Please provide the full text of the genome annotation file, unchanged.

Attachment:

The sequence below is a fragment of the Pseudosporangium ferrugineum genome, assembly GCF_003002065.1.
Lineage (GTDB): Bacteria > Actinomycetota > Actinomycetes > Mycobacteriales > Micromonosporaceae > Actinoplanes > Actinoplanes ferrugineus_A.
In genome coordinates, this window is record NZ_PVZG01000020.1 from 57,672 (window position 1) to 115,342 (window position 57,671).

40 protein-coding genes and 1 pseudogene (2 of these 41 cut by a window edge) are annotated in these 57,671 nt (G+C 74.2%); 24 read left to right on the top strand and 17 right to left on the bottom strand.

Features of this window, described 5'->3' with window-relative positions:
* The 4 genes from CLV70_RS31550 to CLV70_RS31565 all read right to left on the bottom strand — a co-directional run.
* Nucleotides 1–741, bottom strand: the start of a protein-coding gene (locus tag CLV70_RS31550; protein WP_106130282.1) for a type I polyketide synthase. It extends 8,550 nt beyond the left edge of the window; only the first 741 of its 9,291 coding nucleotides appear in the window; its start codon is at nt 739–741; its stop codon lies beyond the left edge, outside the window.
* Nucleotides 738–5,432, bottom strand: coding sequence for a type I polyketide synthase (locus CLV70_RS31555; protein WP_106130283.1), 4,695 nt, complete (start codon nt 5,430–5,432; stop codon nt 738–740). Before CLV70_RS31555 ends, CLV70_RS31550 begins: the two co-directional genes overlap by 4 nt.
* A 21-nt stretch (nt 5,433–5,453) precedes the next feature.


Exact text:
The sequence below is a fragment of the Pseudosporangium ferrugineum genome, assembly GCF_003002065.1.
Lineage (GTDB): Bacteria > Actinomycetota > Actinomycetes > Mycobacteriales > Micromonosporaceae > Actinoplanes > Actinoplanes ferrugineus_A.
In genome coordinates, this window is record NZ_PVZG01000020.1 from 57,672 (window position 1) to 115,342 (window position 57,671).

40 protein-coding genes and 1 pseudogene (2 of these 41 cut by a window edge) are annotated in these 57,671 nt (G+C 74.2%); 24 read left to right on the top strand and 17 right to left on the bottom strand.

Features of this window, described 5'->3' with window-relative positions:
* The 4 genes from CLV70_RS31550 to CLV70_RS31565 all read right to left on the bottom strand — a co-directional run.
* Nucleotides 1–741, bottom strand: the start of a protein-coding gene (locus tag CLV70_RS31550; protein WP_106130282.1) for a type I polyketide synthase. It extends 8,550 nt beyond the left edge of the window; only the first 741 of its 9,291 coding nucleotides appear in the window; its start codon is at nt 739–741; its stop codon lies beyond the left edge, outside the window.
* Nucleotides 738–5,432, bottom strand: coding sequence for a type I polyketide synthase (locus CLV70_RS31555; protein WP_106130283.1), 4,695 nt, complete (start codon nt 5,430–5,432; stop codon nt 738–740). Before CLV70_RS31555 ends, CLV70_RS31550 begins: the two co-directional genes overlap by 4 nt.
* A 21-nt stretch (nt 5,433–5,453) precedes the next feature.